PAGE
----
Once the offer has been accepted, you’ll be required to provide a deposit (typically 5% of the purchase price), which will be held in the Listing Brokerage’s trust account until closing.  Additionally, we’ll need to ensure the conditions outlined in the Agreement of Purchase and Sale Agreement are met.  Typical conditions include financing and home inspection.

There are 3 very important steps needed when it comes to financing your home:

 

Step 1: Get a mortgage pre-approval

The first step is understanding how much you can afford.  When getting a mortgage pre-approval, your mortgage advisor will look at things such as your household income, your current assets and debts, your credit history and your downpayment.  Knowing how much you can afford will allow us to focus on homes that are within your price range and reduces the risk of financial uncertainty when you find your ideal home.

Step 2: Make a decision on a mortgage

Learning about mortgages can get overwhelming, however knowing a few key concepts will facilitate an easier discussion when it comes time to making a decision on a mortgage. Below is a quick summary of the key concepts you should familiarize yourself with (source: Ratehub.com)

Mortgage term: The length of time you are committed to a mortgage rate, lender, and conditions set out by the lender – the typical timeframe is 6 months to 10 years.

Amortization: The length of time it takes you to pay off your entire mortgage.  The maximum amortization period in Canada is 35 years, however the maximum on a CMHC insured mortgage has been reduced to 25 years. The longer your amortization period, the less you pay every month.  However, this means you end up paying more interest over the life of your mortgage.

Fixed vs. Variable Mortgage Rates:

Fixed Mortgage Rates: A fixed rate set for the duration of the mortgage term – e.g. your rates and payments are fixed.  Great for those who want peace of mind without having to worry whether rates will increase or decrease.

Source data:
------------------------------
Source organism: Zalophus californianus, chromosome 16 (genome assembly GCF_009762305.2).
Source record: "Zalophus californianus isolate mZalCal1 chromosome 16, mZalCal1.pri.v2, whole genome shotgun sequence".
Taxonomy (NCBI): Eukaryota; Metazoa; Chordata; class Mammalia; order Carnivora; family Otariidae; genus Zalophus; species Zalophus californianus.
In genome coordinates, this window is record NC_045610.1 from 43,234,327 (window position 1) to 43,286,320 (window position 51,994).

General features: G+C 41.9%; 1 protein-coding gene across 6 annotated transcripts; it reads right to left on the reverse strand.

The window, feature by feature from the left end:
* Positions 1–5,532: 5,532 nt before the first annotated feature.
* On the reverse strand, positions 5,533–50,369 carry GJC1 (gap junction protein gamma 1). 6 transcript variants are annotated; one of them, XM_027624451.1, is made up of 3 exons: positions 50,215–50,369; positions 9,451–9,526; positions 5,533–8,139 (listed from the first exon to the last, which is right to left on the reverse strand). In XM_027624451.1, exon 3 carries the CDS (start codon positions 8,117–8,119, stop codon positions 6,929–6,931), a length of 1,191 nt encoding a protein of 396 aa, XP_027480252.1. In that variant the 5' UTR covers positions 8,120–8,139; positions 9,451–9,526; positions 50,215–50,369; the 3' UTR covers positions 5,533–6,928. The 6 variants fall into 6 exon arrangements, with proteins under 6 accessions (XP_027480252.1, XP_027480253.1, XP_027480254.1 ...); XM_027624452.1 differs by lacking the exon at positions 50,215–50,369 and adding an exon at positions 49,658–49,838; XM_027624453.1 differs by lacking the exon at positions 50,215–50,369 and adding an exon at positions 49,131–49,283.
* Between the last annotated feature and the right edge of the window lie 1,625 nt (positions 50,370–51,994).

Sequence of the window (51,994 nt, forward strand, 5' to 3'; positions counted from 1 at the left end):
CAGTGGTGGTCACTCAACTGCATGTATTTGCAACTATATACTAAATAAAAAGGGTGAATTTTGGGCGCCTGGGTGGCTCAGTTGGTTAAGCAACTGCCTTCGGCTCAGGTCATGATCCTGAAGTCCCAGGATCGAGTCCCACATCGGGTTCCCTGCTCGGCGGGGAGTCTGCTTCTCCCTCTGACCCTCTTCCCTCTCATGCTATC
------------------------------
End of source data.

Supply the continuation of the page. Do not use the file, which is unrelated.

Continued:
Variable Mortgage Rates: Rates fluctuate with the market interest rate also known as the ‘prime rate’.  This has proven to be less expensive over time, however any changes to the prime rate will impact your payments

Step 3: Choose a Lender (Bank vs. Mortgage Broker)

Homebuyers have traditionally gone to their banks for their mortgages, however mortgage brokers have become quite popular in recent years. What’s the difference between the two?

Bank: A financial institution that offers various financial products such as personal banking, credit cards, loans, mortgage services, etc.

Mortgage Broker: An independent licensed mortgage agent who has access to multiple lenders and rates – they essentially shop around and negotiate for the best rate on your behalf.

It is recommended that you shop around to see what each can offer you.

One of the most important things to have in the Purchase and Sale Agreement is the home inspection clause.

A house may show well on the surface, however skipping the inspection will leave you at risk of uncovering costly repairs in the future.  The role of a home inspector is to provide an in-depth assessment of the property that goes beyond the repairs needed, they’ll also highlight things that may become a problem down the road.  The home inspector will assess things such as the heating, cooling, electrical and plumbing.  The purpose of this clause is to protect your interests – waiving this clause means you’re essentially buying the house “as is”.

Address
Century 21 Atria Realty Inc., Brokerage*
1550 16th Ave. #C200 South
Richmond Hill, ON L4B 3K9
Contact
D 416.684.5372
O. 905.883.1988
E. info@cynthiahu.ca
Century
*Each office is independently owned and operated